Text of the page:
Protecting Software-Implemented Inventions
With the incredible advances in computing technology over the last 20 years has come a vast array of inventions that are implemented in some form of software. Smartphone apps, TV apps, manufacturing processes, facial recognition technology, artificial intelligence program, the list of products and processes that rely on some form of software is endless. Some forms of software can be difficult to patent because they have been held not to constitute “statutory subject matter,” so overcoming that hurdle is often a challenge with software.
However, there is another problem that is less apparent during the patenting process and more apparent during the patent enforcement process: How will you prove that someone is infringing your patent? If your invention is implemented in software, will you be able to tell from a competitor’s product or service that your patent is being infringed? Can you tell from merely using the product or service, or do you need the “source code” used to create the software in order to determine infringement.
Obtaining source code in a patent infringement lawsuit is no easy task. At a minimum, very restrictive “protective orders” are used which may require you to hire experts to travel to a location where the code is stored on a dedicated computer, and the amount of code and the manner in which copies of it can be made is often very limited. If the source code is in the hands of a third party, and not the infringer you are suing, the process becomes even more cumbersome, and if that third party is located outside of the United States, you may not be able to get it at all. Thus, even if the source code is obtainable in patent infringement proceedings, the processes required to obtain and review will likely add significant expense to the case.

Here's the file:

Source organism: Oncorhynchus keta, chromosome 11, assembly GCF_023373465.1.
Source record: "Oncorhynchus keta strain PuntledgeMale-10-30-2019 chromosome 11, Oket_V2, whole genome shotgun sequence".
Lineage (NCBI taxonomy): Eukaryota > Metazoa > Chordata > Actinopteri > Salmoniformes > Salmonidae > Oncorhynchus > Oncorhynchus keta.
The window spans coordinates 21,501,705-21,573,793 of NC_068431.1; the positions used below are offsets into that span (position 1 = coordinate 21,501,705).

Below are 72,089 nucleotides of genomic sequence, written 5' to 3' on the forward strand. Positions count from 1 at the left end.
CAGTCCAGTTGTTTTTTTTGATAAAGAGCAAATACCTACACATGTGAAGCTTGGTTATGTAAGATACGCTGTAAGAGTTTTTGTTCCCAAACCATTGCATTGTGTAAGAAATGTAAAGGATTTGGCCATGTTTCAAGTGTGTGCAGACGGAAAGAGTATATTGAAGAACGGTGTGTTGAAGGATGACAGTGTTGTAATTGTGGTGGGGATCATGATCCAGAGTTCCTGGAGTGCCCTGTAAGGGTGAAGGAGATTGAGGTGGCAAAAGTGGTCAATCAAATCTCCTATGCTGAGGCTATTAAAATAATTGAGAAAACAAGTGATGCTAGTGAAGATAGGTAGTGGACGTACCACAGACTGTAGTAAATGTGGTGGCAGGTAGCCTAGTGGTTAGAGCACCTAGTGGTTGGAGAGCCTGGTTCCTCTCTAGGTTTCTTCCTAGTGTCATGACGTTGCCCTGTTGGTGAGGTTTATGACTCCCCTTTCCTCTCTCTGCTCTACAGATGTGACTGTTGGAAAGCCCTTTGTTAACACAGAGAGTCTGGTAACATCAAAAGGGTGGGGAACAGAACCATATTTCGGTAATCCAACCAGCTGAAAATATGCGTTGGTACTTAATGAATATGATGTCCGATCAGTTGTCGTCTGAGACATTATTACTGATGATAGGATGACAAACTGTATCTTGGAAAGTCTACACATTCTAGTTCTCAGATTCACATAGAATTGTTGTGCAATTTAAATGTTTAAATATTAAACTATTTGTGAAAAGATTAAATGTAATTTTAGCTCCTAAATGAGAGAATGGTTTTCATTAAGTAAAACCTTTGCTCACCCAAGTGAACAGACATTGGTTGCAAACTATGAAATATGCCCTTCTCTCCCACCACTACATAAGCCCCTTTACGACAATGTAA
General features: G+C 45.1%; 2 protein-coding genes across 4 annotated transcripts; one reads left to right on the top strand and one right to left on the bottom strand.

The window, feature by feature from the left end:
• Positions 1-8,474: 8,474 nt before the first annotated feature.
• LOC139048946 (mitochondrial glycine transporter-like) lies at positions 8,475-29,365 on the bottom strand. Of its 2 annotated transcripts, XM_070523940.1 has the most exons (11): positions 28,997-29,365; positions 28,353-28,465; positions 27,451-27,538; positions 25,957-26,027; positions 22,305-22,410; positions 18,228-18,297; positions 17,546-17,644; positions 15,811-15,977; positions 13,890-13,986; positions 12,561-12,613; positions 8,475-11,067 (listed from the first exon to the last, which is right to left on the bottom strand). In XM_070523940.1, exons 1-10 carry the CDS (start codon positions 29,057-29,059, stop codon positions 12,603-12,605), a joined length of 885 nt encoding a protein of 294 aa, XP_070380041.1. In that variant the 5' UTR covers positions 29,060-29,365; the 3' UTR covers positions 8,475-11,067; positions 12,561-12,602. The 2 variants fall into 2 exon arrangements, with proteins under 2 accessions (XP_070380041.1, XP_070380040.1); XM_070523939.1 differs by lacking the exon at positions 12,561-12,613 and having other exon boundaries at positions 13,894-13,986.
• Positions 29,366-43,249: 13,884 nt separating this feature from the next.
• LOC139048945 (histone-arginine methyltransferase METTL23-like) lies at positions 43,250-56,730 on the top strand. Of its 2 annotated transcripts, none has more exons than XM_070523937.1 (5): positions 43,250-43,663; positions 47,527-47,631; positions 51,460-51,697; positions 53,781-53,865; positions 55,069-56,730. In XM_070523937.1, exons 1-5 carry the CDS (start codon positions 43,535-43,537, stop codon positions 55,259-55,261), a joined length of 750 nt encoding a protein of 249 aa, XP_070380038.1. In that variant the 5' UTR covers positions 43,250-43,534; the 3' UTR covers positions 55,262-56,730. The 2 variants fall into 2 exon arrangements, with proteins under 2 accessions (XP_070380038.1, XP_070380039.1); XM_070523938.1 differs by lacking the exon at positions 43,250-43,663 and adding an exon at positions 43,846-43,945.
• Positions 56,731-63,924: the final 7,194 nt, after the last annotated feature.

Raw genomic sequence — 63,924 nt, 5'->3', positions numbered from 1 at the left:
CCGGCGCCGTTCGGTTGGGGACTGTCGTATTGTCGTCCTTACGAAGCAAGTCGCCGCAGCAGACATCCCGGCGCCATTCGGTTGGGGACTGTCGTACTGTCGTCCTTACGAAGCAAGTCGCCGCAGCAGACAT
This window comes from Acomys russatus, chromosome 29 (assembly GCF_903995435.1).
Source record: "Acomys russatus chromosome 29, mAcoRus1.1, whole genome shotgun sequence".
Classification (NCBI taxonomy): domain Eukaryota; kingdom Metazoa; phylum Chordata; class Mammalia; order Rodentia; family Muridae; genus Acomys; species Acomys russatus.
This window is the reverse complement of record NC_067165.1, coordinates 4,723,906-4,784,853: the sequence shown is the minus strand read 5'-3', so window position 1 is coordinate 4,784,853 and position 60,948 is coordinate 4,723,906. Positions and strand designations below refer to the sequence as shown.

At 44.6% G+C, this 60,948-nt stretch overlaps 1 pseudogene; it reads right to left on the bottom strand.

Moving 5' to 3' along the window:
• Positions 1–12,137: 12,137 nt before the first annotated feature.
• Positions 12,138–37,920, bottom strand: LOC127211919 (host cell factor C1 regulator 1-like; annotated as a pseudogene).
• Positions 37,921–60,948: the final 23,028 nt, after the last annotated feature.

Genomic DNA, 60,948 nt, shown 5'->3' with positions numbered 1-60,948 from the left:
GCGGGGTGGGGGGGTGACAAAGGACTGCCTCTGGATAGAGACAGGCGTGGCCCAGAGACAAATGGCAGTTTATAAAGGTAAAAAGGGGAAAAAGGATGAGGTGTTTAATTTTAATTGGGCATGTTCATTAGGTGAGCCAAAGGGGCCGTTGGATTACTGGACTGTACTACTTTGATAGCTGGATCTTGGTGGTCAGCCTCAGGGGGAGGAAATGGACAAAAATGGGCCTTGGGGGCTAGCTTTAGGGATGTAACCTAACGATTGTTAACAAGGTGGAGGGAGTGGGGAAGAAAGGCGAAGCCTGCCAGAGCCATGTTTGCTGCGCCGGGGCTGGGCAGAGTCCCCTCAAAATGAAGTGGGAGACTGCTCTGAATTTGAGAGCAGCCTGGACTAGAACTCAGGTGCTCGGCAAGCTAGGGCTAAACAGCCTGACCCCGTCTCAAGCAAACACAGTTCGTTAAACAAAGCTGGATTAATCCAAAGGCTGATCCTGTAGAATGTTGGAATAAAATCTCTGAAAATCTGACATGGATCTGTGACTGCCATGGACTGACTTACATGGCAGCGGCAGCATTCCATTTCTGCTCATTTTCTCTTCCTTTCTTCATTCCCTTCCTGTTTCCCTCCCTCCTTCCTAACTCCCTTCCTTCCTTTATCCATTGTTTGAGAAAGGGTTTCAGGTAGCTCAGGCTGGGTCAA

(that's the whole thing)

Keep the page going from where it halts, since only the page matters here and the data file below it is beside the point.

What this means is that it is important to try to develop patent claims that can be evaluated without resorting to source code. Look at how your software operates from a user perspective, and try to develop claims using externally verifiable inputs and outputs. You can still include claims that require access to source code, but at least go through the exercise of trying to draft some claims that require only user verifiable information.
In some cases, the purpose of a piece of software is to perform a known function more efficiently. In those cases, it may not be possible to draft novel claims that are based solely on inputs and outputs to the software. However, in that situation, you may want to consider relying on trade secret protection for the invention instead of patent protection because if you try to patent it, you may end up disclosing the invention without having a practical way to enforce the patent.